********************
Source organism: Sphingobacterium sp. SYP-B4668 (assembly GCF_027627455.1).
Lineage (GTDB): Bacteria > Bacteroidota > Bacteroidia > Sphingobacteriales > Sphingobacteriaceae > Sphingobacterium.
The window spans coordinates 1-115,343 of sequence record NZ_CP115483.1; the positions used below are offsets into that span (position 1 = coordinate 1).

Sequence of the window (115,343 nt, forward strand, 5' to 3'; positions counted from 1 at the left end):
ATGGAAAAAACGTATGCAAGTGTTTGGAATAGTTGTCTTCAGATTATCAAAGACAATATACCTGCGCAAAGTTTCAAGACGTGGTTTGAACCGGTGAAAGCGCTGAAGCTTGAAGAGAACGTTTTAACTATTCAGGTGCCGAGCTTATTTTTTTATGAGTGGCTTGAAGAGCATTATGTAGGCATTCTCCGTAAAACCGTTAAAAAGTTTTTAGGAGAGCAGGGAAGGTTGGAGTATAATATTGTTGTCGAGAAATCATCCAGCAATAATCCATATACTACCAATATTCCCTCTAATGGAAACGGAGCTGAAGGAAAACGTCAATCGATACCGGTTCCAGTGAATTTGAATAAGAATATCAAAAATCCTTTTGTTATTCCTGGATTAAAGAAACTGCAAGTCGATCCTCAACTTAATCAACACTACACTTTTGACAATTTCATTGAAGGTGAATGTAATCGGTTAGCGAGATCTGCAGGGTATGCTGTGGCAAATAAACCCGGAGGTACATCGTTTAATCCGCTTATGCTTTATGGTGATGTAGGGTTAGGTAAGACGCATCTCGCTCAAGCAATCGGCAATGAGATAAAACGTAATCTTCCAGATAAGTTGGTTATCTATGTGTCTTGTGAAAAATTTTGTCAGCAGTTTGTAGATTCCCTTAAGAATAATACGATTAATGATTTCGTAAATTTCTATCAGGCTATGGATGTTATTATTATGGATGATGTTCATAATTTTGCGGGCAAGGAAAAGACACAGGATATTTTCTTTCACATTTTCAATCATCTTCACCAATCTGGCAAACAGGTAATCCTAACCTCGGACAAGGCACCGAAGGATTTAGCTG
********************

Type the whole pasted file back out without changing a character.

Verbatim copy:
Source organism: Sphingobacterium sp. SYP-B4668 (assembly GCF_027627455.1).
Lineage (GTDB): Bacteria > Bacteroidota > Bacteroidia > Sphingobacteriales > Sphingobacteriaceae > Sphingobacterium.
The window spans coordinates 1-115,343 of sequence record NZ_CP115483.1; the positions used below are offsets into that span (position 1 = coordinate 1).

Sequence of the window (115,343 nt, forward strand, 5' to 3'; positions counted from 1 at the left end):
ATGGAAAAAACGTATGCAAGTGTTTGGAATAGTTGTCTTCAGATTATCAAAGACAATATACCTGCGCAAAGTTTCAAGACGTGGTTTGAACCGGTGAAAGCGCTGAAGCTTGAAGAGAACGTTTTAACTATTCAGGTGCCGAGCTTATTTTTTTATGAGTGGCTTGAAGAGCATTATGTAGGCATTCTCCGTAAAACCGTTAAAAAGTTTTTAGGAGAGCAGGGAAGGTTGGAGTATAATATTGTTGTCGAGAAATCATCCAGCAATAATCCATATACTACCAATATTCCCTCTAATGGAAACGGAGCTGAAGGAAAACGTCAATCGATACCGGTTCCAGTGAATTTGAATAAGAATATCAAAAATCCTTTTGTTATTCCTGGATTAAAGAAACTGCAAGTCGATCCTCAACTTAATCAACACTACACTTTTGACAATTTCATTGAAGGTGAATGTAATCGGTTAGCGAGATCTGCAGGGTATGCTGTGGCAAATAAACCCGGAGGTACATCGTTTAATCCGCTTATGCTTTATGGTGATGTAGGGTTAGGTAAGACGCATCTCGCTCAAGCAATCGGCAATGAGATAAAACGTAATCTTCCAGATAAGTTGGTTATCTATGTGTCTTGTGAAAAATTTTGTCAGCAGTTTGTAGATTCCCTTAAGAATAATACGATTAATGATTTCGTAAATTTCTATCAGGCTATGGATGTTATTATTATGGATGATGTTCATAATTTTGCGGGCAAGGAAAAGACACAGGATATTTTCTTTCACATTTTCAATCATCTTCACCAATCTGGCAAACAGGTAATCCTAACCTCGGACAAGGCACCGAAGGATTTAGCTG